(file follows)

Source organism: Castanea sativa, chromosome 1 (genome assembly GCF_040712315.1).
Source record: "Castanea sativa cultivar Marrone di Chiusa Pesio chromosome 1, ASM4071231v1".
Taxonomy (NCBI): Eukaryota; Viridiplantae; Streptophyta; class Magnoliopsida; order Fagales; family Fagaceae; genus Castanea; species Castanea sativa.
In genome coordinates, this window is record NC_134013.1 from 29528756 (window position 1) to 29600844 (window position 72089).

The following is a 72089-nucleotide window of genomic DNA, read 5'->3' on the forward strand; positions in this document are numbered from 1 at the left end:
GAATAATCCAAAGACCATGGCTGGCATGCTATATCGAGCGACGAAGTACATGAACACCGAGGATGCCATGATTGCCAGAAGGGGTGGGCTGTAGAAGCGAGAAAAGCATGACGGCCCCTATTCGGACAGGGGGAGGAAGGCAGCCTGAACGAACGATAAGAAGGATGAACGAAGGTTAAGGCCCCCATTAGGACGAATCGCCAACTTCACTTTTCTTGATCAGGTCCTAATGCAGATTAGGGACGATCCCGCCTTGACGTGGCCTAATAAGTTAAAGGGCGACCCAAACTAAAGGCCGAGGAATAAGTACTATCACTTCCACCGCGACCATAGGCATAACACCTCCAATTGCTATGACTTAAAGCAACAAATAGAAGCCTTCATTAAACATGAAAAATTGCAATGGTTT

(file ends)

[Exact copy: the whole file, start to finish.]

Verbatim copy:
Source organism: Castanea sativa, chromosome 1 (genome assembly GCF_040712315.1).
Source record: "Castanea sativa cultivar Marrone di Chiusa Pesio chromosome 1, ASM4071231v1".
Taxonomy (NCBI): Eukaryota; Viridiplantae; Streptophyta; class Magnoliopsida; order Fagales; family Fagaceae; genus Castanea; species Castanea sativa.
In genome coordinates, this window is record NC_134013.1 from 29528756 (window position 1) to 29600844 (window position 72089).

The following is a 72089-nucleotide window of genomic DNA, read 5'->3' on the forward strand; positions in this document are numbered from 1 at the left end:
GAATAATCCAAAGACCATGGCTGGCATGCTATATCGAGCGACGAAGTACATGAACACCGAGGATGCCATGATTGCCAGAAGGGGTGGGCTGTAGAAGCGAGAAAAGCATGACGGCCCCTATTCGGACAGGGGGAGGAAGGCAGCCTGAACGAACGATAAGAAGGATGAACGAAGGTTAAGGCCCCCATTAGGACGAATCGCCAACTTCACTTTTCTTGATCAGGTCCTAATGCAGATTAGGGACGATCCCGCCTTGACGTGGCCTAATAAGTTAAAGGGCGACCCAAACTAAAGGCCGAGGAATAAGTACTATCACTTCCACCGCGACCATAGGCATAACACCTCCAATTGCTATGACTTAAAGCAACAAATAGAAGCCTTCATTAAACATGAAAAATTGCAATGGTTT